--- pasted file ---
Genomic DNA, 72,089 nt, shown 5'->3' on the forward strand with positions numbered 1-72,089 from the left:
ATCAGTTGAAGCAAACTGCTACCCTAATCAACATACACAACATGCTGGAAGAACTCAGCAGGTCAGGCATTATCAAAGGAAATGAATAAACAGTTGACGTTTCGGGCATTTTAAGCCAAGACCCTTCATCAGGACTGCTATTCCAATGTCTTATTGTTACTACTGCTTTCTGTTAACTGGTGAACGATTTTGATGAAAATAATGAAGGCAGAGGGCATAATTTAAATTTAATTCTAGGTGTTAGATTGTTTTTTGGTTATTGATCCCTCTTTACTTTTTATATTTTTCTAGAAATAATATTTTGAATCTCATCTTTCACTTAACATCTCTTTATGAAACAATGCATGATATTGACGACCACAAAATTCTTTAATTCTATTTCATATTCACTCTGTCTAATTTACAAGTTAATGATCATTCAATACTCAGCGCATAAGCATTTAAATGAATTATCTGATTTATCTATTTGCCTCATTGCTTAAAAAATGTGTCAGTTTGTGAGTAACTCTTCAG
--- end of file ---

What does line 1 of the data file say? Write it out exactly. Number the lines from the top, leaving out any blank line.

Genomic DNA, 72,089 nt, shown 5'->3' on the forward strand with positions numbered 1-72,089 from the left: